clock menu more-arrow no yes mobile

Filed under:

When Real Life Invades Sports

Getty Images

Over the past few weeks real life has intruded into our cozy little world of sports. A number of former athletes have passed away, there's still no basketball being played as millionaires and billionaires continue to squabble, Washington Nationals catcher Wilson Ramos was kidnapped and subsequently rescued, and we can't escape the sickening, stomach-churning Penn State scandal. We love the games, we love the winning, we accept the losing (well, sometimes), but unfortunately, other delicate, less-than-fun things stick their noses into the fantasy life that sports can provide.

When you're a die-hard sports fan, that's really just a nice way of saying you're insane. The universe of sports permeates every part of sports fans' lives, seeping into our bloodstream, invading our brains. We relate to athletes and teams that we root for in unhealthy ways, yet in ways that create its own language and own unique culture, and we have lifelong connections to people we've never met. Though the passing of Matty Alou, Bob Forsch and Joe Frazier were sad events, we are left with fond memories, and they were sent off with a hero's farewell. While certainly some younger fans have said, "Who's Matty Alou? Is he related to that old guy Moises Alou?" Or "What's a Bob Forsch?" often, when a former player dies, we have some connection to him, however petty and mundane. "I remember collecting his baseball card." "I ran into him at a restaurant once, and he signed an autograph for me." "We once drank beer together for 12 straight hours with a couple of strippers and ran naked across a golf course." (Ok, that would be John Daly, but he's not dead yet.)

On occasion my two brothers and I would jokingly compare ourselves to the Alou brothers -- my older sibling was the best all around player just like Felipe, I was a little left-handed batter, with no power, but could hit for a high average like Matty (ok, Matty did it in the big leagues while I was stuck in Little League and Pony League and whatnot) and my younger brother was a solid all-around player, along with being a tiny bit eccentric and unique, the way Jesus was. So I would occasionally exclaim that I was the "Matty Alou of the Freier brothers." One year, my father sent a message to his three sons when we unwrapped two pairs of boxing gloves on Christmas morning. Apparently the message was this: He wanted us to punch each other in the face (more than we already were). As the three of us staged boxing matches in our basement, we of course had to take on the identity of professional boxers, as part of the fun of being a kid is to pretend you're a famous athlete and not just some nine-year-old schmuck. My older brother was George Foreman (though he didn't go on to name his own two sons George), my younger brother was Muhammad Ali and I was Frazier. So I was "the Joe Frazier of the Freier brothers." And when I used to play the old baseball board game APBA, I tried to draft Bob Forsch whenever possible, as his card was always phenomenal in that game. Those were my connections to Alou, Frazier and Forsch -- and yes those connections were petty and mundane, but they exist nonetheless.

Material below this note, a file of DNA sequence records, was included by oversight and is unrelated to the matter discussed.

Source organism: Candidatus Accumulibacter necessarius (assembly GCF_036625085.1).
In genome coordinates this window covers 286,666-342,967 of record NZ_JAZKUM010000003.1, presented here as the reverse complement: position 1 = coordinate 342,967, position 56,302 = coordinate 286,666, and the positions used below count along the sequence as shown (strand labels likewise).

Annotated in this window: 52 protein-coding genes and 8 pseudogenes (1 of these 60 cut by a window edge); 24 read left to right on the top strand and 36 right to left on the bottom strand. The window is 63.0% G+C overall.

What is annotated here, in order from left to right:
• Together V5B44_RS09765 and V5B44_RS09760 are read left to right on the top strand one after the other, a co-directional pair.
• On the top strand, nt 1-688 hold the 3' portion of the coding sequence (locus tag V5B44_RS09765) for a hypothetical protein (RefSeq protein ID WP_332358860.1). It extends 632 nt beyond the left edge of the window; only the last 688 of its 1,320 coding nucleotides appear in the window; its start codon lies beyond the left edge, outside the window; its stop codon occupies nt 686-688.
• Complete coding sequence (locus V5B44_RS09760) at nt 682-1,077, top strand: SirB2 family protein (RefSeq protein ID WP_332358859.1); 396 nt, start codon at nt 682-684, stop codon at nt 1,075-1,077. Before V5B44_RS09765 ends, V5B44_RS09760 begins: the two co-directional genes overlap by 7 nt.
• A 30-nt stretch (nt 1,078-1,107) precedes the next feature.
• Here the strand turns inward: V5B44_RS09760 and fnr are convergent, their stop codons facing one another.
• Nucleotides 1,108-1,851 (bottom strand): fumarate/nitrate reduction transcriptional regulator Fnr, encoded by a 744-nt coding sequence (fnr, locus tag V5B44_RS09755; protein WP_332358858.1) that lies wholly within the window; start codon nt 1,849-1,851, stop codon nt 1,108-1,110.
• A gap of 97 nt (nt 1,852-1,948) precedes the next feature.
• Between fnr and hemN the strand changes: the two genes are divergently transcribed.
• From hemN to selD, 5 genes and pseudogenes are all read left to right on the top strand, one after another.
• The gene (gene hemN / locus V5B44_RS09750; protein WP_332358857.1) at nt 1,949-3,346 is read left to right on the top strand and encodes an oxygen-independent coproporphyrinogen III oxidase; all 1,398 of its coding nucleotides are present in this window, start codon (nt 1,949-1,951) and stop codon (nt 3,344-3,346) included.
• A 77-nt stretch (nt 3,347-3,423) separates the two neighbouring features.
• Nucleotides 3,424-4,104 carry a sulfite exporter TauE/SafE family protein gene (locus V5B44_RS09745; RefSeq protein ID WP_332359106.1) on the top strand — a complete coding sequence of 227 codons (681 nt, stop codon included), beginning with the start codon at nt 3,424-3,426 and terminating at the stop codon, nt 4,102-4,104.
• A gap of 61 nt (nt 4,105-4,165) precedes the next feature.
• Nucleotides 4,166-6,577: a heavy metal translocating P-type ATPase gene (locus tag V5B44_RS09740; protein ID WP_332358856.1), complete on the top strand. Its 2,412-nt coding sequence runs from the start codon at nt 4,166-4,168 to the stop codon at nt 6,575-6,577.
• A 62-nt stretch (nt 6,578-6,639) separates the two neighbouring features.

While those deaths leave a void in our world, the sport of basketball leaves a hole in our winter. Sure, there are die-hard basketball fans climbing the walls at the lack of games, but with every passing day, there are many others just shrugging their shoulders and going on with their lives. "Basketball? I can live without it" is the philosophy of many fans these days. Do the players, owners and commissioner realize that there just isn't a huge public outcry for the resumption of the sport the way there was for football? They're only hurting themselves, as many of their (at least casual) fans learn to do without it. People around the country are having a hard enough time paying their bills and buying groceries, should we care if multimillionaire Carmelo Anthony loses a couple of paychecks? Of course, many people on the fringes of the NBA -- stadium employees, businesses around the arenas -- are suffering, but it's doubtful the players and owners are thinking too much about them.

Sometimes real life overshadows sports in unimaginable ways, such as the Ramos kidnapping incident, which the catcher will have to mentally and psychologically recover from while simultaneously calling pitches and trying to hit a curveball, or in unspeakable ways, such as what happened at Penn State. How can we make sense of something like that? The atrocity that was allowed to go on is unfathomable. The wrong people were protected. The silence over the last nine years was too loud. Elvis Costello -- in "(What's So Funny 'Bout) Peace, Love and Understanding" -- once sang, "So where are the strong? Who are the trusted?" It would be fitting to ask those questions now about all who were involved in this tragedy. The ones who were counted on to be strong were weak, and the ones who were counted on to be trusted proved to be untrustworthy.

We need sports right now to be a distraction from itself more than ever. Death? Lockouts? Kidnapping? Pedophilia? Don't we turn to the sports page to escape those horrors? Luckily there were plenty of games to keep us busy. Sure, the New York Giants and New York Jets lost this week, but at least they were only games and not life and death. Because games are what we want. Not all that other sticky stuff -- like, you know, real life.